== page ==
A Kubernetes managed workload is a higher-level abstraction than a pod that automatically manages pod objects on your behalf. Vantage currently supports Deployments, StatefulSets, DaemonSets, Jobs, CronJobs, and ArgoCD Rollouts and syncs these managed workloads as active resources in your account.

8. How long does it take to begin making recommendations after I upgrade/install the agent?

After the agent is upgraded or installed, recommendations will become available within 48 hours. This is required to ensure there is enough data to make a valid recommendation. Historical data is not available prior to the agent upgrade, so we recommend collecting at least 30 days of data prior to taking action on recommendations.

9. How are recommendations calculated?

Vantage takes the following steps to calculate Kubernetes rightsizing recommendations.

Identify controllers with low efficiency.

  • Controllers running below an efficiency level of 80% over the last 30 days are identified.
  • Efficiency is calculated as the percentage of the average CPU or memory utilization divided by the amount allocated for that resource.

Determine the target amount for rightsizing.

  • The target amount is calculated by dividing the average usage by the efficiency target of 80%. For example, if your average usage is 100, and the efficiency target is 80%, then Vantage determines the right size to be (100/.8), or 125.
  • This target amount might exceed the maximum observed usage, which is acceptable to provide room for potential spikes in resource usage. This also prevents containers from being terminated due to resource exhaustion.

Calculate the potential savings.

  • Savings is the difference between current configuration and target configuration multiplied by a standard hourly base rate.
  • For Deployments and StatefulSets, these savings are further multiplied by the number of replicas configured for each controller.
  • The calculated amount of savings must be at least $5 to be considered for rightsizing recommendations.

10. Can I create a provider resource report for Kubernetes?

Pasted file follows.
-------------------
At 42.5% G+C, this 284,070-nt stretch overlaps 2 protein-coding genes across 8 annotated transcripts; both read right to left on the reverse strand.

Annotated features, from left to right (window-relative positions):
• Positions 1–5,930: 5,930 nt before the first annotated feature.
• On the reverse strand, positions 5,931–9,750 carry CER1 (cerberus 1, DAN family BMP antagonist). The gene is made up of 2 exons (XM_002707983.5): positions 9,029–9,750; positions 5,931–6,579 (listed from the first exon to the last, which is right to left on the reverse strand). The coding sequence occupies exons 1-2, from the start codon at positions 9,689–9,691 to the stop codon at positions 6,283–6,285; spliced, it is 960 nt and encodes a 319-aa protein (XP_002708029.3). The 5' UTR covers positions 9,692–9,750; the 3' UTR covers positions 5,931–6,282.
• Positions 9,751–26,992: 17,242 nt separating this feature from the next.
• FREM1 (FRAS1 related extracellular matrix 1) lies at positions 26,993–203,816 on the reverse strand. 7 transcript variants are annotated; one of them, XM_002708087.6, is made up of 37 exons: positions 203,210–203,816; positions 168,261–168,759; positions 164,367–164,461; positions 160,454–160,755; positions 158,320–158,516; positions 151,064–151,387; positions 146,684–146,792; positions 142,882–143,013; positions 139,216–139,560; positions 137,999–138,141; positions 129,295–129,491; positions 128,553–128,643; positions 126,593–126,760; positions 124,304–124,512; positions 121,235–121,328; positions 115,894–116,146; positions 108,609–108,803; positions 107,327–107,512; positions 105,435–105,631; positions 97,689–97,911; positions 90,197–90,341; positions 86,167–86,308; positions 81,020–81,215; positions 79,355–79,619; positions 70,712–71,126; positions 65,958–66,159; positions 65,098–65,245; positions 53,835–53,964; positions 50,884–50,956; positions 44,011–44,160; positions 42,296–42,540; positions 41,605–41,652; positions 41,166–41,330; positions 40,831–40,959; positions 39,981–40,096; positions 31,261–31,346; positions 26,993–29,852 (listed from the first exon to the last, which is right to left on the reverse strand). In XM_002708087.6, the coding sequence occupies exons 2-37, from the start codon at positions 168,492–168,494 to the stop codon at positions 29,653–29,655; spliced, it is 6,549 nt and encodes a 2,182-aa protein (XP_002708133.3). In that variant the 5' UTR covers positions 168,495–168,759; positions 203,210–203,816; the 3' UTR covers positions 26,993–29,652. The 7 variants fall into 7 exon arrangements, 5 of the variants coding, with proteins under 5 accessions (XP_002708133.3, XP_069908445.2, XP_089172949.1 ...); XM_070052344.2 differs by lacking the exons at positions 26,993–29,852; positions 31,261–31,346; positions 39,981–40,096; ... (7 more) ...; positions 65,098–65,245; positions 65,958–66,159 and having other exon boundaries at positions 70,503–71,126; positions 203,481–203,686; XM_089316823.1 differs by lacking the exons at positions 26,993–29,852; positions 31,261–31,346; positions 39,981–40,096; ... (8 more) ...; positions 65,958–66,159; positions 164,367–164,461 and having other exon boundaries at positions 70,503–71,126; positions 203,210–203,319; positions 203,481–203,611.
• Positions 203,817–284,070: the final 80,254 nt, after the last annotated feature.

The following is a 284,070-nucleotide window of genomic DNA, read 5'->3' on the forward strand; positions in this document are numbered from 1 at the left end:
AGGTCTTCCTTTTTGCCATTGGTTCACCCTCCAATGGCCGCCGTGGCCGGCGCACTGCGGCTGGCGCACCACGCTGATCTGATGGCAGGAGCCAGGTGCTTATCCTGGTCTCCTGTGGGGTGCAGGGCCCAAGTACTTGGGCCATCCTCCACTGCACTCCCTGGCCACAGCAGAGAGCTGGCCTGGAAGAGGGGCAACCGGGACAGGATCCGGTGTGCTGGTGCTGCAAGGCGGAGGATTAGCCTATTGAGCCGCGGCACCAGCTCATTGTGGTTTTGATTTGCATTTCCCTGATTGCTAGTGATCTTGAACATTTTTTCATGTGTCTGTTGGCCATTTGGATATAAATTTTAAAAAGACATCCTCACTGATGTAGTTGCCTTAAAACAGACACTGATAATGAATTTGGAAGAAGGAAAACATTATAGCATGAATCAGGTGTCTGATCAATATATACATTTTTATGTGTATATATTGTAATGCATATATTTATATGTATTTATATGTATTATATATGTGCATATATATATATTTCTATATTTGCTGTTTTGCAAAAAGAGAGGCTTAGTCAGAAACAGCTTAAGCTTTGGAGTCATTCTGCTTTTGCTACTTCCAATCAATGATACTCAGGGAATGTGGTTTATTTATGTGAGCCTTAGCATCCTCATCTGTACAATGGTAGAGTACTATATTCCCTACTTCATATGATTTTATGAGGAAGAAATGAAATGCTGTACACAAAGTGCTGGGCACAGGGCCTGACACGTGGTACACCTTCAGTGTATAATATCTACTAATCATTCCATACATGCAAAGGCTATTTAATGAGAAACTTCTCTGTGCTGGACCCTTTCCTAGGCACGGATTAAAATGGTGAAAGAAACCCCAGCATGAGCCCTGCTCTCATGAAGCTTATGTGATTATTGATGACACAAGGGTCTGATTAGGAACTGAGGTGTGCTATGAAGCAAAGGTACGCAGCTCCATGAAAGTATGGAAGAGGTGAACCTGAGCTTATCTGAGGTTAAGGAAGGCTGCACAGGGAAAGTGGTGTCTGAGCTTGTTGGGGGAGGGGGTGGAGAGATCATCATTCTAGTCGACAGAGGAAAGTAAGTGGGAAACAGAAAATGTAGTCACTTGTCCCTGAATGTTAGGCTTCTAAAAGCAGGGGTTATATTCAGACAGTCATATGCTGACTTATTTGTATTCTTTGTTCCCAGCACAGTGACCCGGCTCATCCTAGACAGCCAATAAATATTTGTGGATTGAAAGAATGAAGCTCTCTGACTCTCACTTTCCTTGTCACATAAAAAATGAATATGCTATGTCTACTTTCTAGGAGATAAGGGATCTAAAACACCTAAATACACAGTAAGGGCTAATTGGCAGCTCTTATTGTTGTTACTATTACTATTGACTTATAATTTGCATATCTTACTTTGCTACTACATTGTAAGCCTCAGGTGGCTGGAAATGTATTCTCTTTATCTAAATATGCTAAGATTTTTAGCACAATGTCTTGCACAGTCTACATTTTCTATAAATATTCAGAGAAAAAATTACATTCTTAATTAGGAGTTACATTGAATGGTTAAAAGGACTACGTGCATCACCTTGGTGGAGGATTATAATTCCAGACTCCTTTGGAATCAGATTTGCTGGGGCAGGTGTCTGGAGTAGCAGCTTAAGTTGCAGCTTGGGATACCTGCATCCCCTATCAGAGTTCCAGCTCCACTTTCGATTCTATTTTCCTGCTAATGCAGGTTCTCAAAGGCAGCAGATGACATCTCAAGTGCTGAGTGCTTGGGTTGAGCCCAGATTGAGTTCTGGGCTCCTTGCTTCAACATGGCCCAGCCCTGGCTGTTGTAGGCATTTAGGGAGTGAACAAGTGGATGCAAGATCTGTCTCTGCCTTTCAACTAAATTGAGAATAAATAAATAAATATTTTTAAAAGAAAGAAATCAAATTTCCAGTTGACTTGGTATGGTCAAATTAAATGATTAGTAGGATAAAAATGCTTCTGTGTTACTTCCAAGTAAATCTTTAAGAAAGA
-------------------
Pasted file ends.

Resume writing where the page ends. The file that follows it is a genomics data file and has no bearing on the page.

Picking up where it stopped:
Yes, Kubernetes managed workloads will be available as a provider resource type. When available, pods will be grouped by controller, and you will be able to see and filter on the following metadata:

  • Controller name

  • Controller type

  • Cluster

  • Namespace

  • Controller labels

11. Are there any recommendations for the underlying cloud provider infrastructure?

These recommendations are focused on workloads within Kubernetes clusters and do not provide rightsizing recommendations for the Kubernetes nodes themselves.

12. Can I customize the efficiency target that is used for recommendations?

By default, Vantage targets 80% efficiency for recommendations. If you would like to set a different global setting for your account, you can email

13. Can I choose to ignore some workloads for rightsizing recommendations?

Not at this time.

14. What should I do if I use a custom controller type and it is not displaying as a Kubernetes workload?

You can email with the details of your deployment, and we will see if this can be supported for rightsizing recommendations.

15. mCPU is used for the CPU recommendation. What does this mean?

mCPU refers to milliCPU, which is a fractional representation of CPU, where 1 CPU is equal to 1000 milliCPU.

16. After making a configuration change to a pod, how quickly will the rightsizing recommendation go away?

The agent will upload the new configuration for the pod within the hour, as it is available. Vantage will re-run recommendations once the next Kubernetes ingestion is processed, which is every 24 hours.

17. Can I take action on these recommendations from the Vantage UI?

Not at this time. Often, these recommendations require a deeper analysis of the running application to understand what is possible. If you do have use cases around this, you can email, as we would like to learn more.

18. What does Current Configuration mean on the recommendation?

The current configuration comes from the currently configured requests for the Pod Template within the Controller Spec. This is collected by the Kubernetes agent hourly and updated when the cost data is imported, roughly once per 24 hours.

19. Which cloud infrastructure providers are supported for calculating recommendation cost savings?

Rightsizing recommendations are available for the agent-supported infrastructure providers: AWS, Azure, and GCP.